Be Buried In a Shoe? Its Happening!
A coffin might be your most lasting purchase — so shouldn’t it make a lasting impression?
Craftsmen in the African nation of Ghana have gained international acclaim for their flashy, custom-built coffins, which are individually designed to resemble an object with special meaning to the person who died.
From gigantic hammers and oversize snails to comically large cell phones and humongous pineapples, the caskets made by the Ga tribe are very personalized.
The coffins are often large-scale representations of objects that held significance to the deceased, or items indicative of the field in which they worked, such as a car for a driver or a sewing machine for a seamstress, according to GhanaWeb.com.
The coffins aren’t just a tribute to the person who died — they also represent the person’s social status and are believed to serve as a home in the afterlife. So it’s no surprise that families spend hundreds of dollars for specially made caskets shaped like Nike sneakers, roosters or Coca-Cola bottles.
The tradition of designing custom coffins dates back about six decades, when a village chief hired craftsman Ata Owoo to make an elaborate chair shaped like an eagle, the BBC reported.
Impressed by Owoo’s handiwork, a chief from another village soon ordered a similar chair modeled after a cocoa pod. But before the the chair was finished, the chief died, so the cocoa-inspired seat was converted into his coffin.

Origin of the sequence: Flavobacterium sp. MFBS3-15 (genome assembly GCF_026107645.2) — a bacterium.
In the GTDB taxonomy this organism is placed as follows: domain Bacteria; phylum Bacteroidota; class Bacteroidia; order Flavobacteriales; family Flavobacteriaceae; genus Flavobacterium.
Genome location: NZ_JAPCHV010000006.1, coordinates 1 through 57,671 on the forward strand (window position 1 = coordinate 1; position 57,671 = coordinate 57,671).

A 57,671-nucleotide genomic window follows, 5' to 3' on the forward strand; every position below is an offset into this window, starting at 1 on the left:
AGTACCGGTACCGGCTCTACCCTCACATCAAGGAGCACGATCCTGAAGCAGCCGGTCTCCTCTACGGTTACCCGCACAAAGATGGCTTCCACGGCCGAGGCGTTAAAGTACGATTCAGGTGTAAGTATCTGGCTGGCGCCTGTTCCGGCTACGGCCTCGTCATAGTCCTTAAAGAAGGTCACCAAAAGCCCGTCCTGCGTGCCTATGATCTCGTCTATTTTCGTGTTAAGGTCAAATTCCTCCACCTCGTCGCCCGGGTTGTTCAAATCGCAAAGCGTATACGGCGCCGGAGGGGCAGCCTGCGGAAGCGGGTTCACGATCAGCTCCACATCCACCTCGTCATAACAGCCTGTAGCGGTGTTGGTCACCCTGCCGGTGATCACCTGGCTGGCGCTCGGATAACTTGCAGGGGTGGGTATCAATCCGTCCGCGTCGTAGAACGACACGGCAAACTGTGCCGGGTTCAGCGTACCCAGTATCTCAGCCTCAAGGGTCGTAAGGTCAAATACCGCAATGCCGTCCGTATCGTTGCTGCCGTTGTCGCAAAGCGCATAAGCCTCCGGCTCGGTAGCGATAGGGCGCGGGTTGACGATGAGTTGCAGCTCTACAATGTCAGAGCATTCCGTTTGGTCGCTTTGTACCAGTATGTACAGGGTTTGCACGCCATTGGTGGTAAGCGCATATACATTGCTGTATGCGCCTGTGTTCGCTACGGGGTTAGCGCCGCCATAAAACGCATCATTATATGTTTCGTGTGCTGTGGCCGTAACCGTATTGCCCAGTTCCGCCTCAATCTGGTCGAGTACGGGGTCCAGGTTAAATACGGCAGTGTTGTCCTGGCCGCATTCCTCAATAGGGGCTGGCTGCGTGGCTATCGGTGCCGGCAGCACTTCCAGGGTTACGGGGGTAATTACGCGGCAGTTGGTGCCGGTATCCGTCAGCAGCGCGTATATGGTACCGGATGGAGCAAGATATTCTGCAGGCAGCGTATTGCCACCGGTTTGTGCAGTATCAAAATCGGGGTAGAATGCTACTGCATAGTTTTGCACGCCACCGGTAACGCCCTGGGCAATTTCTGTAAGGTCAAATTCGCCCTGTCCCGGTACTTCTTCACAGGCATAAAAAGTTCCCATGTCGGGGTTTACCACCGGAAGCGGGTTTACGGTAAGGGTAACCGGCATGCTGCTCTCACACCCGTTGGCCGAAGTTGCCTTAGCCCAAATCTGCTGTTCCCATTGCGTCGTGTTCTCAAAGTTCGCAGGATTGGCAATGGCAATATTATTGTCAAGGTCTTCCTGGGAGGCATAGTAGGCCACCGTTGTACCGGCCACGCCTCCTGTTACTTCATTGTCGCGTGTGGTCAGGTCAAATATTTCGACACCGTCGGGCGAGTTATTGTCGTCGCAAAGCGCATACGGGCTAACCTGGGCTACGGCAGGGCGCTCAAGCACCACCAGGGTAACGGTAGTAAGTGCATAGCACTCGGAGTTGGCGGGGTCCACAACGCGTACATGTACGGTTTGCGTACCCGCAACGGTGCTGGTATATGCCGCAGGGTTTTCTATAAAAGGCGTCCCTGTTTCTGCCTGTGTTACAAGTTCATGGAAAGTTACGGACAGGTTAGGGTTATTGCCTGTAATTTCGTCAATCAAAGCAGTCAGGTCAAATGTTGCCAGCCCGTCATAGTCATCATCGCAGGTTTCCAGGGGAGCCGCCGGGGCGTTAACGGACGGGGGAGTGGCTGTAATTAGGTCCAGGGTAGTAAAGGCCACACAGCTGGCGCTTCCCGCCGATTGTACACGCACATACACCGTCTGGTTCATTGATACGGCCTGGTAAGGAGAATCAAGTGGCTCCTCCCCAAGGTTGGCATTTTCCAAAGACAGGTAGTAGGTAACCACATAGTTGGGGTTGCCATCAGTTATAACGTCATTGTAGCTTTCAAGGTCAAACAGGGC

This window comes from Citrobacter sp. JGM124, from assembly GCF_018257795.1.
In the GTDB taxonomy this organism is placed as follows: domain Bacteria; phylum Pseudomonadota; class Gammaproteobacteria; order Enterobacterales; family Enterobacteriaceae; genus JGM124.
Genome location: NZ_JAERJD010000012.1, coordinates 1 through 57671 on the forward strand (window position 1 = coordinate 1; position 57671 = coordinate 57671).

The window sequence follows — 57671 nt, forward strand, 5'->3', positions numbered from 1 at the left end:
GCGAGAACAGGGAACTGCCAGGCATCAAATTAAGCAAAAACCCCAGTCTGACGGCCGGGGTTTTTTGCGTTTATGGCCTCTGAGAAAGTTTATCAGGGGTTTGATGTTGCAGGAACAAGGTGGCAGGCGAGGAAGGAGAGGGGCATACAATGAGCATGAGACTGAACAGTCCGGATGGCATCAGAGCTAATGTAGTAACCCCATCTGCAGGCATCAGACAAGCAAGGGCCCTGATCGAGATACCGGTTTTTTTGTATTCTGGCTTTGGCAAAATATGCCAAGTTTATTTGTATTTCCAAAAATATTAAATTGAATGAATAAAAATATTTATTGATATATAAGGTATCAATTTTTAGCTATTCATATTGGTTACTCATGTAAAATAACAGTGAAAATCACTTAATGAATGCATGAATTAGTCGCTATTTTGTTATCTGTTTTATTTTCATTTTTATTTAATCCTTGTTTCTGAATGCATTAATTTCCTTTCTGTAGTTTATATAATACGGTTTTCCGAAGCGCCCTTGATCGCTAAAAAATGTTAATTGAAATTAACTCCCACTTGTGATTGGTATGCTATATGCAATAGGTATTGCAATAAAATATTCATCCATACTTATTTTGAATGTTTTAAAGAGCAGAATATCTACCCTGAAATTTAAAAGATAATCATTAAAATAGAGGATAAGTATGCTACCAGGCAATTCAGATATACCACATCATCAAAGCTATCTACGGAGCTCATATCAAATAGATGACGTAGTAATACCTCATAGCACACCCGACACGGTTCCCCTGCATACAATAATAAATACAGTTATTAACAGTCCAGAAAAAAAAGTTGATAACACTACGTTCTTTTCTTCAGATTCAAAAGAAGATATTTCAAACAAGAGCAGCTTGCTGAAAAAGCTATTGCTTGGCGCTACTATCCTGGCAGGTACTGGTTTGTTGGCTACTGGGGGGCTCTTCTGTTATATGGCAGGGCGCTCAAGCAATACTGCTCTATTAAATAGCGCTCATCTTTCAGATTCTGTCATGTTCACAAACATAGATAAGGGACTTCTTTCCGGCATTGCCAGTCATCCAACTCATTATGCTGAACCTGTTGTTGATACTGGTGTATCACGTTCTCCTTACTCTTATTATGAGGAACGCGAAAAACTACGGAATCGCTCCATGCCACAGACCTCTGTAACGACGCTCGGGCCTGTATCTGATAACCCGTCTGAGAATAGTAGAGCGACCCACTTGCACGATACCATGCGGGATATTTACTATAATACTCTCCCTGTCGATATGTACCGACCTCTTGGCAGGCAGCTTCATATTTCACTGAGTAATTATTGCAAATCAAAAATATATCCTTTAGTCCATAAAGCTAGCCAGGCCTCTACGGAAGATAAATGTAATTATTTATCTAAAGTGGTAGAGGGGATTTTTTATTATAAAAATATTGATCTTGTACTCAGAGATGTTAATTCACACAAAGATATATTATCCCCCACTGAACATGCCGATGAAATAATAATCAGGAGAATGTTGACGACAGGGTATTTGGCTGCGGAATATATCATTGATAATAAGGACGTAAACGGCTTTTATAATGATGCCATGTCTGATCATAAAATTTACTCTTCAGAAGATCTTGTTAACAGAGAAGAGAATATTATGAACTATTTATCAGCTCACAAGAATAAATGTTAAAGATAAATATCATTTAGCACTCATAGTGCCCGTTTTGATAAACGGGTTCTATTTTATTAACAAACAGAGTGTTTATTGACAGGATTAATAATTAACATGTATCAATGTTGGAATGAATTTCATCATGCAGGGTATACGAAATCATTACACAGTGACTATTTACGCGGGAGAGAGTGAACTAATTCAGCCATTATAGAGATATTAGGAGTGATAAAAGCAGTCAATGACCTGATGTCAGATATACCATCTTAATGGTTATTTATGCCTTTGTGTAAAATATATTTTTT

When the grandmother of one of Owoo’s apprentices died in 1951, Owoo made a coffin for her in the shape of an airplane because she had never flown in one.
Since then, coffin makers have assembled all kinds of custom caskets, though the most popular model is reportedly shaped like a Bible.
According to The Huffington Post, the custom coffins have become prized objects at museums around the world, and they’ve even turned the Accra suburb of Teshie, where many coffin makers design their wares, into a tourist destination.
Ghana’s custom coffins are certainly stunning — but they aren’t the world’s only colorful caskets. Earlier this year, a nonprofit in Singapore unveiled “Happy Coffins,” a series of bright coffins covered in witty quips intended to make death less scary.
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